For the next festival, our core volunteer team has grown once again, allowing us to try out new roles this year and giving new film-graduates a turn at leading the project. In my role this year, I am looking to explore film curation more, while other volunteers have joined us to try out new roles. 



How do you engage with your audience and your community?

As we are based in a post-industrial city, we have to be affordable and accessible to local audiences, with an international reach. We have a welcome all policy. 


This year we are pushing to engage more young people, particularly film students who would like to submit films to our festival. To give them a little support along their journey, we offer them a free submission portal. I guess it fits in line with our group’s characteristics; perhaps then we can recruit more Maverick’s and offer more young people opportunities to gain exposure and creative skills. 


Our aims are to bring people together, to have fun and form a support network for young people within the core group and beyond. We have a lovely space to meet twice a week at the “Open Doors” – Meanwhile Foundation, which houses community groups in otherwise empty shop buildings to help the highstreet. Meeting’s take place here, film screenings, exhibitions, and general laughter.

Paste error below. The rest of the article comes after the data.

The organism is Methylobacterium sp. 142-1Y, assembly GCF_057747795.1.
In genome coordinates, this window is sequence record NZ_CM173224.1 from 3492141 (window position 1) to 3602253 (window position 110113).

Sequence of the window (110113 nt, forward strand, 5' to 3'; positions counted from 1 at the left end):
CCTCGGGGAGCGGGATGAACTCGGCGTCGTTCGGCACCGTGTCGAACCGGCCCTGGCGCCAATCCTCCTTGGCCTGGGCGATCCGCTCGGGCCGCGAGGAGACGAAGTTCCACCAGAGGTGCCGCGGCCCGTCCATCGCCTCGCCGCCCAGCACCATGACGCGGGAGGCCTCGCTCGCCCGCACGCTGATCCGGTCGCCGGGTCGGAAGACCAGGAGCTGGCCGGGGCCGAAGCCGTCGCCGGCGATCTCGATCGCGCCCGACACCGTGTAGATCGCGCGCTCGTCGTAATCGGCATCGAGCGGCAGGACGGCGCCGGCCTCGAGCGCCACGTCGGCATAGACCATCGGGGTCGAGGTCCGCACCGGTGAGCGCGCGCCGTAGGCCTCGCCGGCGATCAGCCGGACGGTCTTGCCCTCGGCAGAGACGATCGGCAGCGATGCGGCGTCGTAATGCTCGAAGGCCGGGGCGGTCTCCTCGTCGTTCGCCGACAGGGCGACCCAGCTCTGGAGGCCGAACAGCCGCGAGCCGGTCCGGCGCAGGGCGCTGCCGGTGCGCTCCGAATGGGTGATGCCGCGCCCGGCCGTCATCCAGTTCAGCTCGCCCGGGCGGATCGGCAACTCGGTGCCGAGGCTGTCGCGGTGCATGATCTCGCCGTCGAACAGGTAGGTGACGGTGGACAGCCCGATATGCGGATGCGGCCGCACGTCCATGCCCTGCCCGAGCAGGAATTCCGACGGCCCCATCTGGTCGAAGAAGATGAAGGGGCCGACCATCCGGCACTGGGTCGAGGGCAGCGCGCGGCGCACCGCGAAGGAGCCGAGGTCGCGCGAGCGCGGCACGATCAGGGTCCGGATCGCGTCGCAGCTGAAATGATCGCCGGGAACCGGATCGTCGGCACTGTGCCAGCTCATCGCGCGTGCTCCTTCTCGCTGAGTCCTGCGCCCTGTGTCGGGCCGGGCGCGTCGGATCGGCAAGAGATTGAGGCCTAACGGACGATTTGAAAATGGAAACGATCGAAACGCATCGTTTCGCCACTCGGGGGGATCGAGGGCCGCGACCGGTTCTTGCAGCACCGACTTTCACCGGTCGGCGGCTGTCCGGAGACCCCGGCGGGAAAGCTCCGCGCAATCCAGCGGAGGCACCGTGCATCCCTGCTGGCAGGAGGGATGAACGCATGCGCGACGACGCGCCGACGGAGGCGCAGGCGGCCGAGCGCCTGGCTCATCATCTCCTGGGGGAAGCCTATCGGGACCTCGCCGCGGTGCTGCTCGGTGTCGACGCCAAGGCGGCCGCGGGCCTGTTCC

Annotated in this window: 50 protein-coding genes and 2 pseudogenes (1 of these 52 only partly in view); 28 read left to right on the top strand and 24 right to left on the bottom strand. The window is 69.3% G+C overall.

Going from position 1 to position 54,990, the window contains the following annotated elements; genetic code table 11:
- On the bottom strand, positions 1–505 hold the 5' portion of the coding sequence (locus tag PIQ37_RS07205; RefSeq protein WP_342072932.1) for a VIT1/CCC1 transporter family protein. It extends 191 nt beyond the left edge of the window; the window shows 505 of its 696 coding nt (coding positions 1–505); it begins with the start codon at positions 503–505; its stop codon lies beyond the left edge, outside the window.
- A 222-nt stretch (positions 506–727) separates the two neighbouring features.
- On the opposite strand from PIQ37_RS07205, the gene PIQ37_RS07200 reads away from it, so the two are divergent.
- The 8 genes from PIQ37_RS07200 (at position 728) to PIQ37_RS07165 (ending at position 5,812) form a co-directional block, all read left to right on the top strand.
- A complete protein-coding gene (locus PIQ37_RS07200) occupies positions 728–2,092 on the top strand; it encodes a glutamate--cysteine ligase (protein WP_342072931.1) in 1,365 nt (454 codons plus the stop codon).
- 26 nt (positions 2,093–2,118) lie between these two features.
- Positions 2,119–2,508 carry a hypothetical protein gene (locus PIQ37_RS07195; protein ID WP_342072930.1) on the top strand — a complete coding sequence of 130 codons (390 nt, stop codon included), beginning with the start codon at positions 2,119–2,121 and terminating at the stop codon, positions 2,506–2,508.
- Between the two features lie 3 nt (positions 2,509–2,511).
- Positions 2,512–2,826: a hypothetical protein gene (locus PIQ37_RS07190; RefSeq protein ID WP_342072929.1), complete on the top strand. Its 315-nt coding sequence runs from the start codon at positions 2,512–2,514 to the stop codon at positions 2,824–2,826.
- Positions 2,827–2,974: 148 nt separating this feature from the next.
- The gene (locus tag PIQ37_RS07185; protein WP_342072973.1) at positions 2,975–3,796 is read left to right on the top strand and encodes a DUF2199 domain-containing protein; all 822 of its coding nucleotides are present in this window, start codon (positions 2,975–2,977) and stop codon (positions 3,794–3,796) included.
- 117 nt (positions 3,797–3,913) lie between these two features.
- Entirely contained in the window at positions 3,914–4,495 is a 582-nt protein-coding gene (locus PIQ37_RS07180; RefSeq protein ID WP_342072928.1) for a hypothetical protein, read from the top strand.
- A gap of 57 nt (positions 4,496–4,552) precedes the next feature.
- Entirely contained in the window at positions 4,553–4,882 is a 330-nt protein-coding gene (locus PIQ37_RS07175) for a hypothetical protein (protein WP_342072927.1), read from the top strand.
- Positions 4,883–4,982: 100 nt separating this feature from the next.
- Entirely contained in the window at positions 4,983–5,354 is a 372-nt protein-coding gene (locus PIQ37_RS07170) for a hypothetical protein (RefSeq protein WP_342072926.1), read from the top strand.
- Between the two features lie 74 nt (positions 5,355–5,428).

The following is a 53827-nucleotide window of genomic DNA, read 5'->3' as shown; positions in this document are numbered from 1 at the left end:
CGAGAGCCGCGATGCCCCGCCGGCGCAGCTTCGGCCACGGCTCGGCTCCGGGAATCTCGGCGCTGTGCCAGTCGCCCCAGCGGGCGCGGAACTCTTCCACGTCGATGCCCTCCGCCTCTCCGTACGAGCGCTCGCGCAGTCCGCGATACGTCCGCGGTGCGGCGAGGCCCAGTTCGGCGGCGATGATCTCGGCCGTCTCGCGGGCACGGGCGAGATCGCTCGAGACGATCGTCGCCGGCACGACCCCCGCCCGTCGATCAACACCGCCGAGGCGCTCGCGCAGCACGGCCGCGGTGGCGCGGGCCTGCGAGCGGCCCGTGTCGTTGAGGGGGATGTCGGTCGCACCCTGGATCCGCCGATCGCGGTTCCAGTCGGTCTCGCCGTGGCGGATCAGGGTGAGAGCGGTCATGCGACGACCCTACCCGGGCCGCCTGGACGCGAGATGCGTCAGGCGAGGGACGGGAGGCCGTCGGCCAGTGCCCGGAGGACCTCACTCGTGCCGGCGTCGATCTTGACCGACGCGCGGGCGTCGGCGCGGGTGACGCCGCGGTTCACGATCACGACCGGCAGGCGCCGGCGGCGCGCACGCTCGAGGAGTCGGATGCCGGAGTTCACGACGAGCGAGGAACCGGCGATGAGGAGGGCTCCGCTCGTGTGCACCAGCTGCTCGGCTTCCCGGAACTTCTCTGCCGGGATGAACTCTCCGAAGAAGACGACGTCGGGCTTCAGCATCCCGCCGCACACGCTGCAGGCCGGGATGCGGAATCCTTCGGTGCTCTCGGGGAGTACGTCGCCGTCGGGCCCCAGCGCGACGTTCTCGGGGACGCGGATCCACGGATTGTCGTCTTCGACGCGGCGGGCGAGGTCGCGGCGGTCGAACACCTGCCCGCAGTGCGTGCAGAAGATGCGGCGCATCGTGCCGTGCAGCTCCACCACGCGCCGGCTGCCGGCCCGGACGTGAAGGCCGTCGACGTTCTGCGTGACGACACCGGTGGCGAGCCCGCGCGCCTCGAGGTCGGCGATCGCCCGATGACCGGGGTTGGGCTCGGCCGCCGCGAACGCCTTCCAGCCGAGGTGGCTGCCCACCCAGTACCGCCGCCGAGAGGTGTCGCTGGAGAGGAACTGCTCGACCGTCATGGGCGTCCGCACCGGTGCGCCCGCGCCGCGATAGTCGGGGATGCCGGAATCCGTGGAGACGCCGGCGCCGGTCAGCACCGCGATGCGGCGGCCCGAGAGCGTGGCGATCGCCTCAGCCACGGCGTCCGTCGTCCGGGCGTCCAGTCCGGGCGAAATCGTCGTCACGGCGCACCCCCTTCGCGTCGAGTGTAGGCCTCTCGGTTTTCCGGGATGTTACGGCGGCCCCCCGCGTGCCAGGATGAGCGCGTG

What exciting things have you got scheduled?

So our programming relies heavily on themes; we use these themes to collect short films together from every genre. Then we contact film makers and ask if we can screen their work. Putting the films together is often decided by considering the questions or messages we wish to stir up in the minds of the audience.  


Our film festival is special because we set our theme and let filmmakers submit directly to us, often premiering new work to the public. “Films for social change,” was the theme of our first film festival. This was a broad category, with over 150 film submissions worldwide, so we did struggle with the selection process! We hosted small casual screenings in the run up to the event to watch some of the submissions. These “drink and judge” nights gave more people a say, and tested our audiences.


This year, our festival theme is much more focused. The topic is “Utopia.” Exploring what is your utopia? How is it experienced individually and collectively? In this sometimes grim political climate it seemed a good time to investigate  people’s idea of a perfect place. The selection will naturally and compare films made by people from every walk of life. 



Finally, what advice do you have for anyone considering starting a community cinema? 

To feel part of a group… that are doing things on a regular basis and are making positive change in the areas that surround you… is amazing! I found it so good for me socially and emotionally. We should all feel belonging. I have found a network for life and I would encourage others to get involved with community cinema far and wide. To bring people together, to connect over goodness.